Sunday Services, 8:15 and 10:15 a.m.
Meditation classes. All are welcome.
Guided meditations offering many meth-
ods for relaxing the body and focusing
the mind on virtuous objects to bring
increasing peace and happiness into
daily activity For information, class times
and locations call 567-9739 or visit www.
16940 McGregor Boulevard, Fort Myers,
Robert G. Kasten, Pastor
Sunday Worship Service 11 a.m.
Nursery available
9:45 a.m. Sunday School for all ages
Junior Church grades one to five
Wee Church Pre-K to K
Evening Service 6 p.m.
Wednesday Service 6 p.m.
12171 lona Road, Fort Myers, off
McGregor and north of Gladiolus.

Father Joseph Clifford.
Weekly masses:
Monday through Saturday 8 a.m.
Weekend masses: Saturday 3 and 5 p.m.;
Sunday: 7, 9,11, and 5:30 p.m.
Reconciliation is available at the church on
Saturday at noon and by appointment
3049 Mcgregor Boulevard, Fort Myers,
Pastor Rev. Steve Filizzi
An Affirming & Inclusive Congregation
Sunday Services, 10 a.m. and 7 p.m.
Mid-Week Service, Wednesday 6:30 p.m.
3595 Broadway, Fort Myers
239-939-4711, www.smles.org
Wednesday Fellowship: 5:30 p.m.
Dinner $5, 6:15 p.m. bible studies
Worship: Saturday, 5:30 p.m.
Sunday 8 a.m. and 10:45 a.rn. with 9:15
a.m. adult and children's Bible Study, plus
marriage enrichment studies. Divorce Care
on Thursday from 7 to 8:30 p.m.
During Lent: Wednesday worship
noon and 6:15 p.m.
16225 Winkler Rd.433-0018.
Rabbi Jeremy Barras
Cantorial Soloists JosephlLynn Goldovitz
Shabbat Services, Friday, 7:30 p.m.
Torah Study, Saturday, 9:15 a.m.
Bar/Bat Mitzvah Services, Saturday,
10:30 a.m.
Religious Education Classes, Midweek,
Grades 2-7, Wednesday, 5:00-6:30 p.m.
Preschool Classes, Monday through Friday
Confirmation Classes, Wednesday,
5:30-6:30 p.m.
Sunday School, 9:30 a.m. to noon
14486 A & W Bulb Road,
Fort Myers, 433-0201.
Rabbi: Benjamin S. Sendrow,
Cantor: 1. Victor Geigner.
Weekly services: Monday and Thursday, 9
a.m.; Friday, 8 p.m.; Saturday, 9 a.m.
Religious school Sunday, 9 a.m. to noon
and Wednesday, 4:30 to 6 p.m.
Family Midrash services on the first and
third Fridays of the month at7 p.m.
Pre bar/bat mitzvah class Monday, 5:30 to
7 p.m., followed by confirmation class from
7:30 to 9 p.m.
For information on early childhood educa-
tion/preschool, phone 482-1121.
The New Church of SWFL is located at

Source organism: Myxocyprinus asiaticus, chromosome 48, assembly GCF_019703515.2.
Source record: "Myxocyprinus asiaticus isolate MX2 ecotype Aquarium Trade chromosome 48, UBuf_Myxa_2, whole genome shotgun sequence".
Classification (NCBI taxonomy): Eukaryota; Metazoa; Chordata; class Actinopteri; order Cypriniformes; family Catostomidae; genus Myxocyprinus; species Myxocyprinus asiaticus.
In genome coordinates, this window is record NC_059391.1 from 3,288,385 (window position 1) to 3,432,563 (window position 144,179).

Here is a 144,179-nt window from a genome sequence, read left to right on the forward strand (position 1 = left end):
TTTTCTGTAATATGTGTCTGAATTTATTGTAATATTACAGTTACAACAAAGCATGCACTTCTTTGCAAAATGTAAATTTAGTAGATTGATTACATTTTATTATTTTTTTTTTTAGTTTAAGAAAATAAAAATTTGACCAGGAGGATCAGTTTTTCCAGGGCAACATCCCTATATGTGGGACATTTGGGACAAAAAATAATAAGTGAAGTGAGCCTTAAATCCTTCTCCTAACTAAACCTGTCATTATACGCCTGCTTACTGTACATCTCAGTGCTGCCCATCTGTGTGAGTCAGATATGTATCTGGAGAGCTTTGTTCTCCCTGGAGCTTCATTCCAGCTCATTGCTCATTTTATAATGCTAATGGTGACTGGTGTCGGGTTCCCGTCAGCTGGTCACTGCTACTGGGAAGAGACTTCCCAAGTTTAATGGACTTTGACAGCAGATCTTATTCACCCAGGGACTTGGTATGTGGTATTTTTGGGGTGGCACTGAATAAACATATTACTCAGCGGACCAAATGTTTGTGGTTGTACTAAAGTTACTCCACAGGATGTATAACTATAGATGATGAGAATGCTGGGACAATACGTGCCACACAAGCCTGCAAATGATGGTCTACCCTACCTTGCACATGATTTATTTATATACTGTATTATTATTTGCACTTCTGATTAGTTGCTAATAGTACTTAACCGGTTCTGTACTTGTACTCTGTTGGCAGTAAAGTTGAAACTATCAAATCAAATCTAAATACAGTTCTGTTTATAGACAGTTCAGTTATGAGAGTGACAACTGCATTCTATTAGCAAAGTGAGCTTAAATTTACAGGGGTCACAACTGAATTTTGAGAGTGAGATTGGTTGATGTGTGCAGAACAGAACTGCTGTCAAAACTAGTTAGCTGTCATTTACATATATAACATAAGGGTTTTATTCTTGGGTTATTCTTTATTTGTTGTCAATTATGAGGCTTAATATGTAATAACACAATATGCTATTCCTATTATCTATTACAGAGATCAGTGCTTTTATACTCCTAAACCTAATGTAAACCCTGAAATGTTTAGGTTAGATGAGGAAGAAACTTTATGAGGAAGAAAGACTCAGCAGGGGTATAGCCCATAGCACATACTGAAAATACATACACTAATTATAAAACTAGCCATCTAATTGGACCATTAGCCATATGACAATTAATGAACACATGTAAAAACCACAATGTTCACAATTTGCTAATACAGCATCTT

10811 Sunset Plaza Circle, by Summerlin
and Pine Ridge Roads, behind Zoomers
and the ponds.
Reverend Nadine
Spiritual Recovery, Wednesdays 10 a.m.
Healing Service, Wednesdays 11 a.m. and
Friday 6:30 p.m.
Sunday Worship Services, 11 a.m.
Call for information 481-5535.
13411 Shire Lane (off Daniels Parkway one
mile west of 1-75)
Minister: The Rev. Allison Farnum
Sunday services and religious education at
10:30 a.m.
For information on all church events call
561-2700 or visit www.uucfm.org.
Family Service 10 to 11 a.m.
Healing Circle 11 a.m.
Hospitality and Fellowship, 11 a.m.
Inspiring lesson, uplifting and dynamic
music, meditation in a loving environment.
Service held at 28285 Imperial Street
Bonita Springs. Call 947-3100.
continued on page 11



Happy Mother's Day
Doesn't Your Mom Deserve A New Home?

1149 Periwinkle Way Sanibel, FL 33957 239/472-0176 fax 239/472-0350

child's safest experience possible, each
camp counselor has passed a back-
ground check, and has undergone train-
ing in CPR/first aid.
Regular registration is $67 per week
per child. Register online and get 10 per-
cent off per week ($60): www.leeparks.
org. Cost includes breakfast, lunch and
afternoon snack. For more information
call 728-2882. Only 60 spots are avail-
able per week.
The Alva Community Center is at
21471 North River Road, Alva.0

From page 10
9065 Ligon Court, Fort Myers, across
from HealthPark Hospital, 481-2125
Pastor: Interim Pastor Dr. Luder Whitlock
Sunday Service.
9:30 a.m., Contemporary-
Worship and Adult Classes
11 a.m., Blended Worship
2120 Collier Ave, Fort Myers, 274-8881;
Services: Sunday 10 a.m.;
hd p7arpa d Michele Anastasi
7401 Winkler Road, Fort Myers,
481-4040, Pastor, Steve Hess
:undaymsSehrovi s: 800ra rm tradition {endings.